Not all wildlife recovered in lockdowns, new research finds


Nicht alle Wildtiere haben sich in Lockdowns erholt, wie neue Forschungsergebnisse zeigen

A robin (Erithacus rubecula) sings in Gennevilliers, France. Credit: Alexis Lours/Wikimedia Commons, CC BY

When the COVID pandemic began, it was a global crisis for people – but as people sought shelter, there were numerous reports of wildlife reclaiming what were once human-dominated areas. But biologists are finding that the patterns didn’t repeat themselves around the world.

Last year, a research team led by Nicola Koper, a professor of conservation biology at the University of Manitoba, found that during lockdown, most birds in Canada and the US increased in human-dominated areas such as cities or near roads. However, new research reveals a different story in other parts of the world.

Koper has teamed up with first author Dr. Miya Warrington and other team members joined forces to study bird responses to lockdowns in the UK, published today in Proceedings of the Royal Society B. Surprisingly, this research showed that while some British birds increased their use of spaces shared with humans, many species did not. It seems some of Brits’ favorite lockdown outdoor activities, like visiting parks and hanging out in our backyards, have injured birds that share our spaces.

“While I was happy that people were getting out and enjoying nature, I was also worried that some natural spaces would be flooded by people and we might accidentally ‘smother nature with our love.’ We may have put a little too much human pressure on the very places that bring us joy and comfort,” says lead author Miya Warrington.

Even widespread species like the blackbird, blue tit and robin changed their behavior in response to changes in human activities, Warrington notes. For example, blue tits, robins, and blackbirds were spotted in lower numbers when people spent more time indoors, perhaps because people spent more time in their gardens, making those green spaces less inviting for birds. However, some garden-eater species appear to have benefited from the lockdown, particularly “lively” species like European goldfinches, which may not have minded sharing their backyards with people and their pets (the friendly ones, at least).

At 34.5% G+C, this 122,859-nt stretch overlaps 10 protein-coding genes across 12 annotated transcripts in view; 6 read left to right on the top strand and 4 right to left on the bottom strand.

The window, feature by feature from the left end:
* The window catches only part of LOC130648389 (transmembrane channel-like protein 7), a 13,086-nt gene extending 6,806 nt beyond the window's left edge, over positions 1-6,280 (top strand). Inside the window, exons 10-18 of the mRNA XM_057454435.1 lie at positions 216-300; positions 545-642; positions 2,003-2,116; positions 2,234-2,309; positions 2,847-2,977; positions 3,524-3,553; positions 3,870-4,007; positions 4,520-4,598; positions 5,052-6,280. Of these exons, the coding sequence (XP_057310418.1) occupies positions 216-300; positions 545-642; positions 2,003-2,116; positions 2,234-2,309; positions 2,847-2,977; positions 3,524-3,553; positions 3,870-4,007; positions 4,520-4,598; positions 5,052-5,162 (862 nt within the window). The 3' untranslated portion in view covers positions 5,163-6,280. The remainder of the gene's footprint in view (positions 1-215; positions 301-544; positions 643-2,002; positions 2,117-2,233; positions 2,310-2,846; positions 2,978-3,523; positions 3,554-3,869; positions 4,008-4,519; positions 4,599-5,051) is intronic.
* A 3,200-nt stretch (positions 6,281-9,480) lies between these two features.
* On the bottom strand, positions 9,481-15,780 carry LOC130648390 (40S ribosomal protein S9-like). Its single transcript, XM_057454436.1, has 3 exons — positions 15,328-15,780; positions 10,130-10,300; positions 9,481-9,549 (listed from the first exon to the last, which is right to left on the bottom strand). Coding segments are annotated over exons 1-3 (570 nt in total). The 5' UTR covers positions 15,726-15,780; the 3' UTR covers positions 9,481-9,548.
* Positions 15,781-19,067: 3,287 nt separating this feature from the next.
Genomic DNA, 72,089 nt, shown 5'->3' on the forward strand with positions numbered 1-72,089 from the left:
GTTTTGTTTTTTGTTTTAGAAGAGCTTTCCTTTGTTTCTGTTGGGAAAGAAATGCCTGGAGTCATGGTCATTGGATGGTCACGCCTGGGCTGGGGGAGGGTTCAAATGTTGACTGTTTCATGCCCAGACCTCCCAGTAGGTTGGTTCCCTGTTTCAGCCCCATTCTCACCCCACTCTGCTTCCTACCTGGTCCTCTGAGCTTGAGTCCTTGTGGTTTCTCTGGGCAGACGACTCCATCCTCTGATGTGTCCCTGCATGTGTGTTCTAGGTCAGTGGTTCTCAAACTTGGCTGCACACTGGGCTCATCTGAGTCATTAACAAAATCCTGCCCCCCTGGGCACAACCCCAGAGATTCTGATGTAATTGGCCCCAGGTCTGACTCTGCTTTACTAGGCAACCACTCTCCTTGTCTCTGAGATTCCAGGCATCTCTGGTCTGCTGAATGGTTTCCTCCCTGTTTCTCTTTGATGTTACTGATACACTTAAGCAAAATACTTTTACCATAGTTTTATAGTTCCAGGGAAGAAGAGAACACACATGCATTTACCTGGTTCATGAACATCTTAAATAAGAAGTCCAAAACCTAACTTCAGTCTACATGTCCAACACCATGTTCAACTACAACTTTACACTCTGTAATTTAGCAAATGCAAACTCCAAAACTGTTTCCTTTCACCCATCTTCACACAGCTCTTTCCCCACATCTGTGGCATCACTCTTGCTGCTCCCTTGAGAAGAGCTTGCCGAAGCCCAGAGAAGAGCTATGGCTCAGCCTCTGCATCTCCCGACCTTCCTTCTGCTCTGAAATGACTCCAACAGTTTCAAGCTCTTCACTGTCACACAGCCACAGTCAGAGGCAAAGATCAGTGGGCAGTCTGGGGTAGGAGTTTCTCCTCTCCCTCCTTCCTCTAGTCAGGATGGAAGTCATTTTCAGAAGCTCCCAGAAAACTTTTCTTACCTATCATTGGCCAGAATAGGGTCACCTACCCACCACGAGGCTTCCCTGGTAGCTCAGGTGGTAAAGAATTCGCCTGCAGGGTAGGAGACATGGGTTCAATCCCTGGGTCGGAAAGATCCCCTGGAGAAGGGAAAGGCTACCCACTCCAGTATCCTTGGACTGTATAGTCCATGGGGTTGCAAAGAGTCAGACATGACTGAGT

“These results are really different from results from our research in North America, where lockdowns have had overwhelmingly positive effects on birds,” says Koper. “And it’s different from what most people have previously assumed – that wildlife has had a chance to recover during lockdown. That only happened in some parts of the world. Wild animals have adapted to humans differently in different parts of the world — and they might need different types of help in different places.”

Our relationship with wildlife is complicated. Our human presence and actions affect nature, even during a lockdown. This means we need to consider how our behavior affects wildlife. But Warrington reminds us, “That’s a good thing, too. Bird behavior has changed very quickly during lockdown. ”


Bird behavior influenced by human activities during COVID-19 lockdowns


More information:
Miyako H. Warrington et al., Behavioral Changes in Birds in Response to Human Activities During the UK COVID-19 Lockdown, Proceedings of the Royal Society B: Biological Sciences (2022). DOI: 10.1098/rspb.2021.2740

Provided by the University of Manitoba

Citation: Not All Wildlife Recovered In Lockdowns, New Research (2022, 23 Sep) Retrieved 23 Sep 2022 from https://phys.org/news/2022-09-wildlife-recovered-lockdowns.html

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